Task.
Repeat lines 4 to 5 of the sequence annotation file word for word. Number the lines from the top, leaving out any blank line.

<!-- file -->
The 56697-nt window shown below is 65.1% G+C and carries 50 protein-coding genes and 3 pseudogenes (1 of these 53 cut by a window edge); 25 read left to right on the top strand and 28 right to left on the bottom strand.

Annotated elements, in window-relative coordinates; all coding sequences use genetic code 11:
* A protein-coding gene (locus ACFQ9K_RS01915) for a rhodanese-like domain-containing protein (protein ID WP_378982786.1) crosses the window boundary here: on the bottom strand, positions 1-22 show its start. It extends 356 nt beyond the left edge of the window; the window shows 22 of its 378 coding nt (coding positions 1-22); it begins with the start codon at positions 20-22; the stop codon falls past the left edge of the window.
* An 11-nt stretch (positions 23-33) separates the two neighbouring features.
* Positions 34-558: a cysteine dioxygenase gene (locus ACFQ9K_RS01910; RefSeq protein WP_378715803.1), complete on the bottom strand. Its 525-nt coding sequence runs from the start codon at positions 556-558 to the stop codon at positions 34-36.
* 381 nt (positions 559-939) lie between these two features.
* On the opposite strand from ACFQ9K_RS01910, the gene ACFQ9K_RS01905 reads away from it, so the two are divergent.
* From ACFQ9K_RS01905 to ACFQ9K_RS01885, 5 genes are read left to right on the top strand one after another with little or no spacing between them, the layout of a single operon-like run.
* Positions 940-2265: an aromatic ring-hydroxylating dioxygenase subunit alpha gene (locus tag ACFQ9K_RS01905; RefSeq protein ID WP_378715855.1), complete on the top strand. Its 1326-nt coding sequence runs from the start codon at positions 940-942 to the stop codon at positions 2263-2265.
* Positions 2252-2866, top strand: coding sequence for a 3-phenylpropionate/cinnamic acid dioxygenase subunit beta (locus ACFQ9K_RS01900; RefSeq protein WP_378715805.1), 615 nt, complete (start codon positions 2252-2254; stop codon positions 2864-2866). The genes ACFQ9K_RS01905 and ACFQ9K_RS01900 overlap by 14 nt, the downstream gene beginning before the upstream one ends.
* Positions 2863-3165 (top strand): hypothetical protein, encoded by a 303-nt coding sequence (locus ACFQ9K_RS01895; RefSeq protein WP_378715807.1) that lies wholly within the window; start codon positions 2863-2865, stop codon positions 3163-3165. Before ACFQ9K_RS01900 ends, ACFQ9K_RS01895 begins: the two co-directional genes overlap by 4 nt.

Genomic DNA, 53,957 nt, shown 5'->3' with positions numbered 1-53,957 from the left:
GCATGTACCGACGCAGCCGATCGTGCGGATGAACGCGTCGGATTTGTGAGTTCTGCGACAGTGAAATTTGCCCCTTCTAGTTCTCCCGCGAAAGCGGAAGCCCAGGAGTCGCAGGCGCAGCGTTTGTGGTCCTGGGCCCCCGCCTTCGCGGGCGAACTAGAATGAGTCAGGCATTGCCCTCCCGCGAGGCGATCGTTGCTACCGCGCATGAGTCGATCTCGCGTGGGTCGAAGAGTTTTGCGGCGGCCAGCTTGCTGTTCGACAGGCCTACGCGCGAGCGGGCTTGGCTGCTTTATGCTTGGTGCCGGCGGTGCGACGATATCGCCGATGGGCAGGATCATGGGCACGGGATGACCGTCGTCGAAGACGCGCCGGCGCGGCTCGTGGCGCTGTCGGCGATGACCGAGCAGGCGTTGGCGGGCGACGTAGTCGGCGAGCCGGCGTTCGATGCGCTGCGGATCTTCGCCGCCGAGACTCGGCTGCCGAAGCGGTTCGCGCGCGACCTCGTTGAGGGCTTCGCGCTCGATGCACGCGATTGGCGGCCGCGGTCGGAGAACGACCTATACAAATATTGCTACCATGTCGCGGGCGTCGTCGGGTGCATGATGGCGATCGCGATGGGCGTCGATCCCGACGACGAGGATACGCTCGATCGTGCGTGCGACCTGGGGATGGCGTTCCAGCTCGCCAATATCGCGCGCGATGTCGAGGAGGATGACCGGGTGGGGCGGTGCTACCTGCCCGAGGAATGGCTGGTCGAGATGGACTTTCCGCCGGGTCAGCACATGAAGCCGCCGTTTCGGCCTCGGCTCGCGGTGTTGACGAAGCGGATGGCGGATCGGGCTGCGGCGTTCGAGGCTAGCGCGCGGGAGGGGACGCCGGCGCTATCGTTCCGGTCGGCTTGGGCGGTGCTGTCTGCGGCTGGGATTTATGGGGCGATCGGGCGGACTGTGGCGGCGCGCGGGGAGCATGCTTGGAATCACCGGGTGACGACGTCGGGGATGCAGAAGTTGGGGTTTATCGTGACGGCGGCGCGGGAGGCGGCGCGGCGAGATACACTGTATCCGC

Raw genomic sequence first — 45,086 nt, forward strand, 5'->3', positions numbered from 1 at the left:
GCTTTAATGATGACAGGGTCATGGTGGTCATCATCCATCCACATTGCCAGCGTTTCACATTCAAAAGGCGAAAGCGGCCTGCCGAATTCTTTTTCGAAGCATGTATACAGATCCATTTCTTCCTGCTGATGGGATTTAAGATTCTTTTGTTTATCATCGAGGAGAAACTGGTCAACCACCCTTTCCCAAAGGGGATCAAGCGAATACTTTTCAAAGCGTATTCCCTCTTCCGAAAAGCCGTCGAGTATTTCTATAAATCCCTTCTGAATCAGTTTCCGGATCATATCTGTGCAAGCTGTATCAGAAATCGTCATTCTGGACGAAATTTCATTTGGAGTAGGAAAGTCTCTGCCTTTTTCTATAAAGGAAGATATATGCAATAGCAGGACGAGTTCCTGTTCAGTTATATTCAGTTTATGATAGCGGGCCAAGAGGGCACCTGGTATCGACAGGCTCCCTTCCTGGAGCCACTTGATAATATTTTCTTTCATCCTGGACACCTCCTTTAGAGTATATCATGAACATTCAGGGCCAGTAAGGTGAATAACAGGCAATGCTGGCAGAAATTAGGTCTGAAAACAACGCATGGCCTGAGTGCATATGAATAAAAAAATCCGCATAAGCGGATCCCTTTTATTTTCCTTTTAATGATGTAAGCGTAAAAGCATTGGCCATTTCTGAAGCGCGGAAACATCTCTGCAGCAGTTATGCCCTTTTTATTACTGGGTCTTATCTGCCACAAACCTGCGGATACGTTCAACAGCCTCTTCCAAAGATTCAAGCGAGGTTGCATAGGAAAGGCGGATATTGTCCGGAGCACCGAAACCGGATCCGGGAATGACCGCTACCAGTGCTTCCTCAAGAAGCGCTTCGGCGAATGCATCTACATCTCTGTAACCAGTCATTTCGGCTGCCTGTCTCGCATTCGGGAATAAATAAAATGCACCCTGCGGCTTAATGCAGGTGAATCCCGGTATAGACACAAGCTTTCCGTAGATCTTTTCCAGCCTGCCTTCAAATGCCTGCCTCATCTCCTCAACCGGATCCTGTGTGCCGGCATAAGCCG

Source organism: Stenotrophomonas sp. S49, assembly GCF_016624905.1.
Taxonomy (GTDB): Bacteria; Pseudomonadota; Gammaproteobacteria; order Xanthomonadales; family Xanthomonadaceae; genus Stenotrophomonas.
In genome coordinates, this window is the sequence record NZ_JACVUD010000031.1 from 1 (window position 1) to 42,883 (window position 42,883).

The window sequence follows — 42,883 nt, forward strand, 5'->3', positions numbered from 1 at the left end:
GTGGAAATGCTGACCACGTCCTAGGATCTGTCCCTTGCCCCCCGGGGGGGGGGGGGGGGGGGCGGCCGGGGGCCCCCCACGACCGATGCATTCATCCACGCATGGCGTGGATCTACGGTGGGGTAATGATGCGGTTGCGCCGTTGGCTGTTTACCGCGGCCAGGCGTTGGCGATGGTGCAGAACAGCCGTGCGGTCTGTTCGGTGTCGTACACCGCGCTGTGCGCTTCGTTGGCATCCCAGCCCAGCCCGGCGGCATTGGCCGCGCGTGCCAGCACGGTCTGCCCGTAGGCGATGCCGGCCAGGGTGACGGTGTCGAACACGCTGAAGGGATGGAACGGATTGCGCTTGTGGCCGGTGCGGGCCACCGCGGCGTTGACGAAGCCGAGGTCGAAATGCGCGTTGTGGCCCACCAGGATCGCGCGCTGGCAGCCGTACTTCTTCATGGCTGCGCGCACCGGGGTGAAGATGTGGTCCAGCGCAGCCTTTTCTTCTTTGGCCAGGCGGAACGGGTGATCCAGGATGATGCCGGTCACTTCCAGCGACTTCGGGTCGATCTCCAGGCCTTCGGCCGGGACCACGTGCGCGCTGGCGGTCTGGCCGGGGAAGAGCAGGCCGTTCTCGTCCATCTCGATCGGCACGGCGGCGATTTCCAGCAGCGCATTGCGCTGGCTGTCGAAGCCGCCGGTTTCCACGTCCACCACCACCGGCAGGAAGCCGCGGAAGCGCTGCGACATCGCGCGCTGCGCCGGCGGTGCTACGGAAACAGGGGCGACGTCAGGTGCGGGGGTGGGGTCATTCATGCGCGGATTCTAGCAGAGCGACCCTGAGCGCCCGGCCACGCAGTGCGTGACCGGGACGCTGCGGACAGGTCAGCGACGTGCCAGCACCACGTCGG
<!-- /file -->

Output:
* An 11-nt stretch (positions 23-33) separates the two neighbouring features.
* Positions 34-558: a cysteine dioxygenase gene (locus ACFQ9K_RS01910; RefSeq protein WP_378715803.1), complete on the bottom strand. Its 525-nt coding sequence runs from the start codon at positions 556-558 to the stop codon at positions 34-36.